What does West Village provide?
    “A home for 3,000 students, faculty and staff. At build-out, the project will include 662 apartments, 343 single-family homes, 42,500 square feet of commercial space, a recreation center and study facilities. The development also includes a site for a preschool/day care center.”

    So UCD is adding 5000 students by 2020, 300+ faculty, probably at least 300+ staff, large numbers of graduate students.
    We have a deficit of 7500 beds already.
    They are adding a need for 5000 beds just for the student enrollment increase.
    Total need: 12,500 beds.
    They’re adding 3000 beds.

  25. Don Shor

    In the absence of apartments, where do the students go when they leave the on-campus housing in their second year and up? Out into the lower-cost housing in town, where the homes that young families would purchase are occupied by groups of students. Building high-end housing to allow affordability to trickle down to young families has not worked in the past, because UC Davis has not provided their share of housing.

    West Village won’t cover the deficit from the past fifteen years. It won’t even begin to cover the increased enrollment by 2020. So all the housing proposed for the cannery site will barely put a dent in the demand created by the absence of housing needed for young adults. 
Squeezed in all of this are the young adults who live here and work for our businesses and on campus. They pay a premium due to the low vacancy rate. Or they move out of Davis and commute in. With the very poor transit options coming into Davis from surrounding communities, they almost invariably drive.

    From the current vacancy rate survey:
    “Changes in housing stock
    In fall 2012, UC Davis made available about 500 beds for incoming freshman in Primero Grove (third party owned and operated apartments on campus). This was done to compensate for lost beds at Pierce and Thille halls, which closed in June 2011 (800 beds). Castilian Hall was also closed with a loss of 495 beds. Construction began in 2012 for a 1,200-bed housing project to open in the fall of 2014. The Castilian buildings have been demolished and Real Estate Services is negotiating a ground lease to repurpose the location for single graduate student housing.”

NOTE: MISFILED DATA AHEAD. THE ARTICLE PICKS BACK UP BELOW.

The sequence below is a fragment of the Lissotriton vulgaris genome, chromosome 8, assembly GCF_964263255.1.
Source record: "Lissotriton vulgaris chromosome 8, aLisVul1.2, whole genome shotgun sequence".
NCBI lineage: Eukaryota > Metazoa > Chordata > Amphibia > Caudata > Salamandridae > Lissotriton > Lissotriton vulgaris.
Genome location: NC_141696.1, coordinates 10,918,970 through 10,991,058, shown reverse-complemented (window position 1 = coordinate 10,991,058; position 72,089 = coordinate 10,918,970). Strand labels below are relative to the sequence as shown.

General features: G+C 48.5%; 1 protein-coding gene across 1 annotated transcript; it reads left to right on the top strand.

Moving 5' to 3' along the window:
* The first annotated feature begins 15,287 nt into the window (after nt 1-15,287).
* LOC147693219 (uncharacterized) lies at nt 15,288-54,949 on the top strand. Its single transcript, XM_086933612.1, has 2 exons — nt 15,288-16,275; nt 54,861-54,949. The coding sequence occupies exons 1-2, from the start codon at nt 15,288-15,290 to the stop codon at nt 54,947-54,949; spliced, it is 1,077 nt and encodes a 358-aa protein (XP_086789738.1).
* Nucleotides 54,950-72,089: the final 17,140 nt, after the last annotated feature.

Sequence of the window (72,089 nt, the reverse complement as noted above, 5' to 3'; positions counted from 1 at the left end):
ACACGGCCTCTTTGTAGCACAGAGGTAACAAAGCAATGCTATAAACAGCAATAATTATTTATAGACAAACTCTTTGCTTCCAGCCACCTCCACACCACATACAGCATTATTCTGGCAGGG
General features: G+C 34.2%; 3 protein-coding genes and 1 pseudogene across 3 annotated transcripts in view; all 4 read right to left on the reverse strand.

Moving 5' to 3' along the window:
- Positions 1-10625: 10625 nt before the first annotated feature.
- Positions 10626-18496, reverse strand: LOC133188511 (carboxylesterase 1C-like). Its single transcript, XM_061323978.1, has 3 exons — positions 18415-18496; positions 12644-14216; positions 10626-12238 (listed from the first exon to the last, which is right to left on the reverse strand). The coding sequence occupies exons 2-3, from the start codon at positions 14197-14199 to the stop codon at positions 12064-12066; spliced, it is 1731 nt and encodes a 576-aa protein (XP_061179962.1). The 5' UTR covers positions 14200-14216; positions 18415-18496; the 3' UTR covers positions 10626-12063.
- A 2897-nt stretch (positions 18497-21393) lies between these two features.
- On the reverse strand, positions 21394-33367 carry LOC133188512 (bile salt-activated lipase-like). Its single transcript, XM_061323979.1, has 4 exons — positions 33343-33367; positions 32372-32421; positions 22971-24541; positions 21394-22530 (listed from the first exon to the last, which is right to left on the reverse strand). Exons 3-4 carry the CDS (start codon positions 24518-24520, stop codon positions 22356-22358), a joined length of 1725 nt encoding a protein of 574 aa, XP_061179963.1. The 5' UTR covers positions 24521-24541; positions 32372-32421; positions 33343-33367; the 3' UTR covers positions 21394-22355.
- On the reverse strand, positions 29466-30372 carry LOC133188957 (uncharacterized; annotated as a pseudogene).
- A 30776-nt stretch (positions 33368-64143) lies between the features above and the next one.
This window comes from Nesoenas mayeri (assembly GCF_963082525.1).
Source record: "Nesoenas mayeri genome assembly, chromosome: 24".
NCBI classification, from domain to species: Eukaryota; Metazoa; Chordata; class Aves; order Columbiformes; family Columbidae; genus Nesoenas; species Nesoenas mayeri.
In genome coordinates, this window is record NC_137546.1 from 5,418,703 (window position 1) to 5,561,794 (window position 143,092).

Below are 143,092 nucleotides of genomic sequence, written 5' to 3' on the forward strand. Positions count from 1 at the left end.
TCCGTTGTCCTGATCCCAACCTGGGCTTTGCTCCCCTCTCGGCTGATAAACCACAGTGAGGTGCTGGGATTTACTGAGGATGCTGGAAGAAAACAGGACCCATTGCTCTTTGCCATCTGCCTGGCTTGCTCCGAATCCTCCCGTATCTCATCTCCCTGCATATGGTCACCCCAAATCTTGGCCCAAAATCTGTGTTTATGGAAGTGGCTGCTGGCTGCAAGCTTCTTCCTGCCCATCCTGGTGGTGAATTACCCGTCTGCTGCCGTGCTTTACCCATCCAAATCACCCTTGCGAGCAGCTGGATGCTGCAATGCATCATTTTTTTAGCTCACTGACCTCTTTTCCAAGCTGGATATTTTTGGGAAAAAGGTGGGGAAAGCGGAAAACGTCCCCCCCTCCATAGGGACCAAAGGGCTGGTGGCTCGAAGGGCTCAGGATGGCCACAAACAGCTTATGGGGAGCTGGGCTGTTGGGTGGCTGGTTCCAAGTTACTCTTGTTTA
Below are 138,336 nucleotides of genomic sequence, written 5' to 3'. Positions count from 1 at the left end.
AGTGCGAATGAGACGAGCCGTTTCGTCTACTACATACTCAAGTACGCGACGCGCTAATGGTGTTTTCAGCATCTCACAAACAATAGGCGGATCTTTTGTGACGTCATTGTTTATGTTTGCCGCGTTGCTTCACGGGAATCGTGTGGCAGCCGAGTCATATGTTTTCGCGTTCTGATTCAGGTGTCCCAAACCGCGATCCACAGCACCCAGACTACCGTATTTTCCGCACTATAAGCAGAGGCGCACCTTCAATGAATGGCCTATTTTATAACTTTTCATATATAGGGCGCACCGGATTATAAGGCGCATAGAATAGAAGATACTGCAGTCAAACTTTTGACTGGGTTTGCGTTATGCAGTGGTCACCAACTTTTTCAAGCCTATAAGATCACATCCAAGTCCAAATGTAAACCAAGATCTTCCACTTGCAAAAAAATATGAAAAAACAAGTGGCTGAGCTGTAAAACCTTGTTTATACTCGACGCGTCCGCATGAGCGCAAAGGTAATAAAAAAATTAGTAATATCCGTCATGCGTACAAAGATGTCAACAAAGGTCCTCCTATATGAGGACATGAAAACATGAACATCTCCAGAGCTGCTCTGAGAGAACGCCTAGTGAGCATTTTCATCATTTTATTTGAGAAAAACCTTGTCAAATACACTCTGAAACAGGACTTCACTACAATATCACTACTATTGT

UCD has barely added to its housing stock. To repeat: West Village doesn’t even cover the deficit from 15 years of minimal net increase. The city has barely added apartments in that same time period, but fortunately quite a few were added in the previous decade. If they build out West Village, and no new apartments are added citywide, the vacancy rate will likely be below 2% for a decade or more. The only remaining large site that could house a large number of students and young adults is the cannery site. Or it could have a business park. Both of those uses would fulfill provable needs. The current plan does not.

    Bottom line: student renters are a significant factor in the shortage of affordable single family homes. And duplexes, triplexes, and fourplexes are often the housing of choice for young families.

    I really believe the housing shortage caused by UCD’s failure to provide in the past, coupled with the enrollment increases of the Chancellor’s 2020 initiative, create the most pressing planning problem facing the city of Davis.

    We need to be realistic about the impact of UCD’s growth. We need thousands of beds. Divide # of beds by 2.5 – 3 to get # of housing units needed.
    We have tradeoffs between land for businesses and land for housing, with Measure R hanging over all decisions.

    I’ve given the numbers; you can see the housing shortfall. The city needs to partner with UCD in providing this housing, and both entities need to get going on it soon. 


    So as I look at a development proposal, my question is whether it meets the community’s needs in anything like the priority of urgency. First: lower-cost housing that will be effective in bringing down the rental vacancy rate. Second: economic development. Last on my list would be more homes at the high end of the price range. I fully understand those are most profitable. But that isn’t the community’s issue.